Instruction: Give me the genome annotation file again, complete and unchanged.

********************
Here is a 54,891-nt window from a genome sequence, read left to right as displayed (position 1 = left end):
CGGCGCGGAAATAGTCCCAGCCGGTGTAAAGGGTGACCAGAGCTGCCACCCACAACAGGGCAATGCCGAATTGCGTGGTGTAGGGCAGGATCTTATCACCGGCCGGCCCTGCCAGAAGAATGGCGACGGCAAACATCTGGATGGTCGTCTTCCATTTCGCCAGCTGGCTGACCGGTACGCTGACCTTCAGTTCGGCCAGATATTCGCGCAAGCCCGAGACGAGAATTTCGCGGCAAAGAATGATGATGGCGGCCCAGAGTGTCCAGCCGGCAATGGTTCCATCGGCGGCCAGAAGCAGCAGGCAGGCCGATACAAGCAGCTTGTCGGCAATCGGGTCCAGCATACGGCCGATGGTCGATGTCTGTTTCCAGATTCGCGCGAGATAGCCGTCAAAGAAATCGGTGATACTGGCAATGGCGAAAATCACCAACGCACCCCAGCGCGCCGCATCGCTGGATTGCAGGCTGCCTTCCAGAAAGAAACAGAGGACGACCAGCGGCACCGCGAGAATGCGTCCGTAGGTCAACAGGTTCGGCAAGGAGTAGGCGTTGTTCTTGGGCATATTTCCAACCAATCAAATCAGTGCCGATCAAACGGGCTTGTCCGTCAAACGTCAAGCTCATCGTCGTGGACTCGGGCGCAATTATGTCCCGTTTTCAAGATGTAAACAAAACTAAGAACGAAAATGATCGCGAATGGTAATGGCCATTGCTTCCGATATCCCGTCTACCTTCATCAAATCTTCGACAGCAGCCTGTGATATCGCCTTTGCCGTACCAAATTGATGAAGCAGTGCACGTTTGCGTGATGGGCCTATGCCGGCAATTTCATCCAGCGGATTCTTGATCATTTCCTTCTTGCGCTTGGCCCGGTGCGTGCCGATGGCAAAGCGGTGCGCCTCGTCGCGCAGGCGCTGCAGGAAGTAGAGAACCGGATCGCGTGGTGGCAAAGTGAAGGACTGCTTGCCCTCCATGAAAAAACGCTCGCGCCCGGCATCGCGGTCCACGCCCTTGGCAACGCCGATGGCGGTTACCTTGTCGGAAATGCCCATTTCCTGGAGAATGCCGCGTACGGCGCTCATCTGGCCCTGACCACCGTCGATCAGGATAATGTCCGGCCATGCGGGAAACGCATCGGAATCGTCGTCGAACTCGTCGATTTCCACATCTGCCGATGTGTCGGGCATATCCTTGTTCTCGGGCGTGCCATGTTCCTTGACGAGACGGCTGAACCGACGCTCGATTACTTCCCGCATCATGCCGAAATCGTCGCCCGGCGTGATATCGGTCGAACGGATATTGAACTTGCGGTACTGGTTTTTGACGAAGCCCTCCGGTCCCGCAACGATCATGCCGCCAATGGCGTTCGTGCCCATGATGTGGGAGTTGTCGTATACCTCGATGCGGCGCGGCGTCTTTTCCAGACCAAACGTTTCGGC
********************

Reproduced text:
Here is a 54,891-nt window from a genome sequence, read left to right as displayed (position 1 = left end):
CGGCGCGGAAATAGTCCCAGCCGGTGTAAAGGGTGACCAGAGCTGCCACCCACAACAGGGCAATGCCGAATTGCGTGGTGTAGGGCAGGATCTTATCACCGGCCGGCCCTGCCAGAAGAATGGCGACGGCAAACATCTGGATGGTCGTCTTCCATTTCGCCAGCTGGCTGACCGGTACGCTGACCTTCAGTTCGGCCAGATATTCGCGCAAGCCCGAGACGAGAATTTCGCGGCAAAGAATGATGATGGCGGCCCAGAGTGTCCAGCCGGCAATGGTTCCATCGGCGGCCAGAAGCAGCAGGCAGGCCGATACAAGCAGCTTGTCGGCAATCGGGTCCAGCATACGGCCGATGGTCGATGTCTGTTTCCAGATTCGCGCGAGATAGCCGTCAAAGAAATCGGTGATACTGGCAATGGCGAAAATCACCAACGCACCCCAGCGCGCCGCATCGCTGGATTGCAGGCTGCCTTCCAGAAAGAAACAGAGGACGACCAGCGGCACCGCGAGAATGCGTCCGTAGGTCAACAGGTTCGGCAAGGAGTAGGCGTTGTTCTTGGGCATATTTCCAACCAATCAAATCAGTGCCGATCAAACGGGCTTGTCCGTCAAACGTCAAGCTCATCGTCGTGGACTCGGGCGCAATTATGTCCCGTTTTCAAGATGTAAACAAAACTAAGAACGAAAATGATCGCGAATGGTAATGGCCATTGCTTCCGATATCCCGTCTACCTTCATCAAATCTTCGACAGCAGCCTGTGATATCGCCTTTGCCGTACCAAATTGATGAAGCAGTGCACGTTTGCGTGATGGGCCTATGCCGGCAATTTCATCCAGCGGATTCTTGATCATTTCCTTCTTGCGCTTGGCCCGGTGCGTGCCGATGGCAAAGCGGTGCGCCTCGTCGCGCAGGCGCTGCAGGAAGTAGAGAACCGGATCGCGTGGTGGCAAAGTGAAGGACTGCTTGCCCTCCATGAAAAAACGCTCGCGCCCGGCATCGCGGTCCACGCCCTTGGCAACGCCGATGGCGGTTACCTTGTCGGAAATGCCCATTTCCTGGAGAATGCCGCGTACGGCGCTCATCTGGCCCTGACCACCGTCGATCAGGATAATGTCCGGCCATGCGGGAAACGCATCGGAATCGTCGTCGAACTCGTCGATTTCCACATCTGCCGATGTGTCGGGCATATCCTTGTTCTCGGGCGTGCCATGTTCCTTGACGAGACGGCTGAACCGACGCTCGATTACTTCCCGCATCATGCCGAAATCGTCGCCCGGCGTGATATCGGTCGAACGGATATTGAACTTGCGGTACTGGTTTTTGACGAAGCCCTCCGGTCCCGCAACGATCATGCCGCCAATGGCGTTCGTGCCCATGATGTGGGAGTTGTCGTATACCTCGATGCGGCGCGGCGTCTTTTCCAGACCAAACGTTTCGGC